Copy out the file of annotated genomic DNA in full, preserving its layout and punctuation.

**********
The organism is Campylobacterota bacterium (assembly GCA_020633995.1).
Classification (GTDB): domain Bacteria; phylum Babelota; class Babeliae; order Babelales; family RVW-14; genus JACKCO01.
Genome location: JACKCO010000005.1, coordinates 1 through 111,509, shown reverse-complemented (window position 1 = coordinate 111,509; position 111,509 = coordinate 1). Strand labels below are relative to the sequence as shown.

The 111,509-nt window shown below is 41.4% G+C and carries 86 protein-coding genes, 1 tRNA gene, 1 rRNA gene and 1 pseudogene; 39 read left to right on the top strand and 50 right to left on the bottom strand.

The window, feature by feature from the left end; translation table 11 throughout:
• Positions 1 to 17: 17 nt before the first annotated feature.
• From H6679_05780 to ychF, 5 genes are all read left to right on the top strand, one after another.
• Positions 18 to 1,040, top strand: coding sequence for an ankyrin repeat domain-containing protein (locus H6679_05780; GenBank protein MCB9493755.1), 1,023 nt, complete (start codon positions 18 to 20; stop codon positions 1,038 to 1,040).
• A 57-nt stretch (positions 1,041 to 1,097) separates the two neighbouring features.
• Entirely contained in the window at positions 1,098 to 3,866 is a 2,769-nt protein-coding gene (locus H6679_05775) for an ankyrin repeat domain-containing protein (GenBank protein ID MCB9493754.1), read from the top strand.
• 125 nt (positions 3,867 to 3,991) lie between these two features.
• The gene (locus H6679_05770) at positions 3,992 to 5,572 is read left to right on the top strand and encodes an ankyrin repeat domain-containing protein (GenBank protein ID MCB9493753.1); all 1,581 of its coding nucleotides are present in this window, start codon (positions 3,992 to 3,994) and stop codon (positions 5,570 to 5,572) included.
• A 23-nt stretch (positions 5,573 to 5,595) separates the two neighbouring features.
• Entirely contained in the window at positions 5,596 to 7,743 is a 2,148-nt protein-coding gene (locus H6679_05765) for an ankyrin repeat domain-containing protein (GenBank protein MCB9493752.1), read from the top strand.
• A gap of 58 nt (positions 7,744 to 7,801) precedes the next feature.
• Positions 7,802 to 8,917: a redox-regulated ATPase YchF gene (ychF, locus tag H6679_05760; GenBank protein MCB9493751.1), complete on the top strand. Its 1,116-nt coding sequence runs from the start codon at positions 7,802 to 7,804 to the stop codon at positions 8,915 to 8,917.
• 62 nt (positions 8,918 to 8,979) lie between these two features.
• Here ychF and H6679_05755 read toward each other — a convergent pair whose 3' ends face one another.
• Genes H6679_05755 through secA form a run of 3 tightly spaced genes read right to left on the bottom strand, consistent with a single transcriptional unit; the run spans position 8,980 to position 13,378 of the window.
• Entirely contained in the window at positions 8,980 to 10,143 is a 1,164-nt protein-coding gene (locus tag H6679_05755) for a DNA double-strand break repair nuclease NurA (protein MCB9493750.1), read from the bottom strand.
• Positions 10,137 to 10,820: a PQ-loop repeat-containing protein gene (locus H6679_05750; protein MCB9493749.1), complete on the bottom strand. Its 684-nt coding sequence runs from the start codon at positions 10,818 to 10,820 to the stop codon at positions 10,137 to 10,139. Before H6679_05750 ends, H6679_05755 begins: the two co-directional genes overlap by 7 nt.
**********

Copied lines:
The organism is Campylobacterota bacterium (assembly GCA_020633995.1).
Classification (GTDB): domain Bacteria; phylum Babelota; class Babeliae; order Babelales; family RVW-14; genus JACKCO01.
Genome location: JACKCO010000005.1, coordinates 1 through 111,509, shown reverse-complemented (window position 1 = coordinate 111,509; position 111,509 = coordinate 1). Strand labels below are relative to the sequence as shown.

The 111,509-nt window shown below is 41.4% G+C and carries 86 protein-coding genes, 1 tRNA gene, 1 rRNA gene and 1 pseudogene; 39 read left to right on the top strand and 50 right to left on the bottom strand.

The window, feature by feature from the left end; translation table 11 throughout:
• Positions 1 to 17: 17 nt before the first annotated feature.
• From H6679_05780 to ychF, 5 genes are all read left to right on the top strand, one after another.
• Positions 18 to 1,040, top strand: coding sequence for an ankyrin repeat domain-containing protein (locus H6679_05780; GenBank protein MCB9493755.1), 1,023 nt, complete (start codon positions 18 to 20; stop codon positions 1,038 to 1,040).
• A 57-nt stretch (positions 1,041 to 1,097) separates the two neighbouring features.
• Entirely contained in the window at positions 1,098 to 3,866 is a 2,769-nt protein-coding gene (locus H6679_05775) for an ankyrin repeat domain-containing protein (GenBank protein ID MCB9493754.1), read from the top strand.
• 125 nt (positions 3,867 to 3,991) lie between these two features.
• The gene (locus H6679_05770) at positions 3,992 to 5,572 is read left to right on the top strand and encodes an ankyrin repeat domain-containing protein (GenBank protein ID MCB9493753.1); all 1,581 of its coding nucleotides are present in this window, start codon (positions 3,992 to 3,994) and stop codon (positions 5,570 to 5,572) included.
• A 23-nt stretch (positions 5,573 to 5,595) separates the two neighbouring features.
• Entirely contained in the window at positions 5,596 to 7,743 is a 2,148-nt protein-coding gene (locus H6679_05765) for an ankyrin repeat domain-containing protein (GenBank protein MCB9493752.1), read from the top strand.
• A gap of 58 nt (positions 7,744 to 7,801) precedes the next feature.
• Positions 7,802 to 8,917: a redox-regulated ATPase YchF gene (ychF, locus tag H6679_05760; GenBank protein MCB9493751.1), complete on the top strand. Its 1,116-nt coding sequence runs from the start codon at positions 7,802 to 7,804 to the stop codon at positions 8,915 to 8,917.
• 62 nt (positions 8,918 to 8,979) lie between these two features.
• Here ychF and H6679_05755 read toward each other — a convergent pair whose 3' ends face one another.
• Genes H6679_05755 through secA form a run of 3 tightly spaced genes read right to left on the bottom strand, consistent with a single transcriptional unit; the run spans position 8,980 to position 13,378 of the window.
• Entirely contained in the window at positions 8,980 to 10,143 is a 1,164-nt protein-coding gene (locus tag H6679_05755) for a DNA double-strand break repair nuclease NurA (protein MCB9493750.1), read from the bottom strand.
• Positions 10,137 to 10,820: a PQ-loop repeat-containing protein gene (locus H6679_05750; protein MCB9493749.1), complete on the bottom strand. Its 684-nt coding sequence runs from the start codon at positions 10,818 to 10,820 to the stop codon at positions 10,137 to 10,139. Before H6679_05750 ends, H6679_05755 begins: the two co-directional genes overlap by 7 nt.